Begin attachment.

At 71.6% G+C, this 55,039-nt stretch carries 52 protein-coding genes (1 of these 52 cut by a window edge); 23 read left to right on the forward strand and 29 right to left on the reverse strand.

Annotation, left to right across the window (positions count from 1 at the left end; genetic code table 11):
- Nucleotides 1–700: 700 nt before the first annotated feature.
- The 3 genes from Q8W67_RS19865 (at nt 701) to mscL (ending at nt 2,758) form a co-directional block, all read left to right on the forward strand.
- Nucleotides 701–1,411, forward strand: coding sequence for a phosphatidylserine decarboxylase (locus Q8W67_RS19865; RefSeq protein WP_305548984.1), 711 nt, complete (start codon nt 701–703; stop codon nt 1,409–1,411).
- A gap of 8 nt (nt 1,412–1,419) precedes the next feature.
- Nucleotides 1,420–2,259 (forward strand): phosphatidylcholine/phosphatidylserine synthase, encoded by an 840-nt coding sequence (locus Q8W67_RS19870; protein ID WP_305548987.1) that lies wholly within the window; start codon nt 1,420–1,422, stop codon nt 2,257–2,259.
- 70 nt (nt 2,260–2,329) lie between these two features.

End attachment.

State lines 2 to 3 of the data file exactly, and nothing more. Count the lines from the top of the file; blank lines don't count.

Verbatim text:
Annotation, left to right across the window (positions count from 1 at the left end; genetic code table 11):
- Nucleotides 1–700: 700 nt before the first annotated feature.